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No, that's not what you said. You said the "seller" WANTED the "thief" to take it. Not "take it and send a big check later."
The "send a big check later" part was in the public offer of sale.

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No fair AC court would award someone something ridiculous just because he claimed it was part of the terms of exchange.
Fair to whom? Certainly not the seller who, despite having declared the terms under which he was willing to part with the missing item, has yet to receive his offering price. Now he hears a supposed AC judge overrule him and tell the guy who took his property not to worry about it and pay a lower figure instead. Doesn't feel very voluntary all of a sudden.

On what legal basis can a court in ACland overrule the terms declared by a property owner for the transfer of his property?

If the thief didn't like the voluntary exchange terms I had set for my lawn chair, he needed to take me to court before he absconded with my property and try to get a ruling that required me to revise down my asking price. If he takes the item first and then, when I demand the payment I set as a condition of my voluntary exchange of my property, decides my megabuck asking price was too high, it's too late, and a legitimate AC judge can't help him. The thief (and buyer) owes me my megabucks.
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Old 05-06-2009, 11:11 AM   #534
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Re: Inclined to Liberty

Strawn - your continued misunderstanding of AC legal theory does not make you right, no matter how many dozens of times you post it.
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Old 05-06-2009, 12:27 PM   #535
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Re: Inclined to Liberty

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Strawn - your continued misunderstanding of AC legal theory does not make you right, no matter how many dozens of times you post it.
On what legal basis does an AC court decide it is "fair" to revise downward an asking price publicly declared before-the-fact by the seller of property now taken and unrecoverable?

What principle of AC allows the court to do this?
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Old 05-06-2009, 12:28 PM   #536
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Re: Inclined to Liberty

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Strawn - your continued misunderstanding of AC legal theory does not make you right, no matter how many dozens of times you post it.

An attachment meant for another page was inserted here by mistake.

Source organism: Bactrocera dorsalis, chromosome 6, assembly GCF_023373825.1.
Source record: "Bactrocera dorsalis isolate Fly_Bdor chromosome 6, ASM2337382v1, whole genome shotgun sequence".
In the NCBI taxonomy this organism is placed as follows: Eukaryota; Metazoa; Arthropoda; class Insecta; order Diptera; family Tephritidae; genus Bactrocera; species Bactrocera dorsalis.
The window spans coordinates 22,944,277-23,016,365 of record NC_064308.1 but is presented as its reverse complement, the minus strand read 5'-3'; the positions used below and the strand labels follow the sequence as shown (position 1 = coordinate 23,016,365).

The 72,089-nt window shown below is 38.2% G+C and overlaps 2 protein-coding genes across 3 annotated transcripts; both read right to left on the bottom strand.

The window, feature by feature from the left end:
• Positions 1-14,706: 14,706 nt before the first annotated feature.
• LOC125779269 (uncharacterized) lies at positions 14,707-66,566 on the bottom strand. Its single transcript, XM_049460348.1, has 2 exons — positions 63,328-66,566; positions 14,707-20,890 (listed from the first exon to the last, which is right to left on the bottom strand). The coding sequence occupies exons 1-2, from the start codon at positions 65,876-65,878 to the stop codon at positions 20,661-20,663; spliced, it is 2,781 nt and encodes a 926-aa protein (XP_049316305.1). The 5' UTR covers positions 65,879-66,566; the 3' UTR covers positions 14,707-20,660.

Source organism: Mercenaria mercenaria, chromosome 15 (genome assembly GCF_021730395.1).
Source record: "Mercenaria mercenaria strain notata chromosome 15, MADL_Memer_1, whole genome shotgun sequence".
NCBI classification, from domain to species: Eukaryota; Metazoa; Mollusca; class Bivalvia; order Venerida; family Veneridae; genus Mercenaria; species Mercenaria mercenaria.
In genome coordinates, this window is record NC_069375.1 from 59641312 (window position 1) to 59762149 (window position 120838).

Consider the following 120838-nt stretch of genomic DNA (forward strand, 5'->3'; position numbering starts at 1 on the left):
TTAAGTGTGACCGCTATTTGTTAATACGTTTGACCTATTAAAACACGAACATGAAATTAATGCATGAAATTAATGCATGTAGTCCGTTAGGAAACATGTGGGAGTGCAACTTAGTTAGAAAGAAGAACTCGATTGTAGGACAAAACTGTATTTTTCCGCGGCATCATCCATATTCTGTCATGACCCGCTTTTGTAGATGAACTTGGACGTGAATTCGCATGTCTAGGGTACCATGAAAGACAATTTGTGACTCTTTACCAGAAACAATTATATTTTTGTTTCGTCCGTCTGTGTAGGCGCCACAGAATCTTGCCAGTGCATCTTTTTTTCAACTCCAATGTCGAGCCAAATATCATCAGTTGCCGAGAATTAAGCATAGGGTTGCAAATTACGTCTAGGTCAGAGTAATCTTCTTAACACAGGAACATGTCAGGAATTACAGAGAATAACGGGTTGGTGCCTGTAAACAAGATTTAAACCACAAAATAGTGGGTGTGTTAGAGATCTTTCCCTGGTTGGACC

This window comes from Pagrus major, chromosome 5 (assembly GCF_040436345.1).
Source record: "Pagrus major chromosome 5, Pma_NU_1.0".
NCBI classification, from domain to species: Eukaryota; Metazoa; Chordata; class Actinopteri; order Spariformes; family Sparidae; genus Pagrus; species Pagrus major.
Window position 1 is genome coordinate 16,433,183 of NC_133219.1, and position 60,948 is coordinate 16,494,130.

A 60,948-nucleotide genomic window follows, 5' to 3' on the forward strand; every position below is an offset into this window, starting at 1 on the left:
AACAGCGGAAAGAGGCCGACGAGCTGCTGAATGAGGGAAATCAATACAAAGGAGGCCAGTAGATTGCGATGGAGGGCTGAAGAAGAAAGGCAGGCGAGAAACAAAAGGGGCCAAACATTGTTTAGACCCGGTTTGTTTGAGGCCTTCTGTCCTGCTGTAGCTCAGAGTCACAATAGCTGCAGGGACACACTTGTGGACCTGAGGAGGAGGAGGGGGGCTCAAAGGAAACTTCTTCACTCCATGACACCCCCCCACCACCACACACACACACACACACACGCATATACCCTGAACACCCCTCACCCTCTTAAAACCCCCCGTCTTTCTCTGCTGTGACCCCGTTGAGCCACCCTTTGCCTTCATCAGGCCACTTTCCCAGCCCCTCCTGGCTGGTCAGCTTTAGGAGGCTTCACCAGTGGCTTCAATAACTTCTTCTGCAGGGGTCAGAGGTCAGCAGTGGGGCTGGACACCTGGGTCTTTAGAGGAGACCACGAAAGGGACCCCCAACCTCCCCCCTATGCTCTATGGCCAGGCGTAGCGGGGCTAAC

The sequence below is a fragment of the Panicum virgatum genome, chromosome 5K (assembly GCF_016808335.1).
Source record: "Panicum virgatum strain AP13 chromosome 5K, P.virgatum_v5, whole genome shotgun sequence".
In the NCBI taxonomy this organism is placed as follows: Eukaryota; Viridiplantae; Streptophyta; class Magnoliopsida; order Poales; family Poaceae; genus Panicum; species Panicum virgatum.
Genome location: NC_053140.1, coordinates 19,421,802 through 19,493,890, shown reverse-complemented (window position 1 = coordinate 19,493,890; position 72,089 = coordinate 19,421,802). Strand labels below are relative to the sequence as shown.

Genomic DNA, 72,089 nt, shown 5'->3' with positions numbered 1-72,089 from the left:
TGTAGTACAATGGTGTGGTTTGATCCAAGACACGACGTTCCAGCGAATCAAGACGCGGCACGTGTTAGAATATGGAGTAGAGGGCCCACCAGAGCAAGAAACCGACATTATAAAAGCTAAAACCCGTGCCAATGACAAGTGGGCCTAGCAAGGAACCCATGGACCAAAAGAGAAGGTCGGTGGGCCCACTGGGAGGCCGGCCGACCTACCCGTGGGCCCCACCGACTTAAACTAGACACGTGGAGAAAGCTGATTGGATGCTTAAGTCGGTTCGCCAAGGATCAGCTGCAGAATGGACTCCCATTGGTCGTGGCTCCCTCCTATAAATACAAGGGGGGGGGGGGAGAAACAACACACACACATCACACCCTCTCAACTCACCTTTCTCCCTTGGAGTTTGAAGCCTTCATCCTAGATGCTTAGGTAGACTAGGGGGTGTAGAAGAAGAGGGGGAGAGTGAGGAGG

AC legal theory? I don't think you need to specify...
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Old 05-06-2009, 12:31 PM   #537
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Re: Inclined to Liberty

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On what legal basis does an AC court decide it is "fair" to revise downward an asking price publicly declared before-the-fact by the seller of property now taken and unrecoverable?

What is the specific AC legal principle involved?
The specific principle is common sense. You have been told this like 50 times. If you have something that you value far more than it's market value that also has a market value high enough so that someone would want to steal it you need to do a good job of protecting/defending that item.
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Old 05-06-2009, 12:37 PM   #538
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Re: Inclined to Liberty

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The specific principle is common sense.
Lol. So the "common sense" of the judge overrides the property rights of the seller?

Quote:
You have been told this like 50 times. If you have something that you value far more than it's market value that also has a market value high enough so that someone would want to steal it you need to do a good job of protecting/defending that item.
So the burden is on the victim if he choses to price his property above market value, and once the thief gets hold of the property he can keep it for the lesser price?
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Old 05-06-2009, 12:44 PM   #539
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Re: Inclined to Liberty

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Lol. So the "common sense" of the judge overrides the property rights of the seller?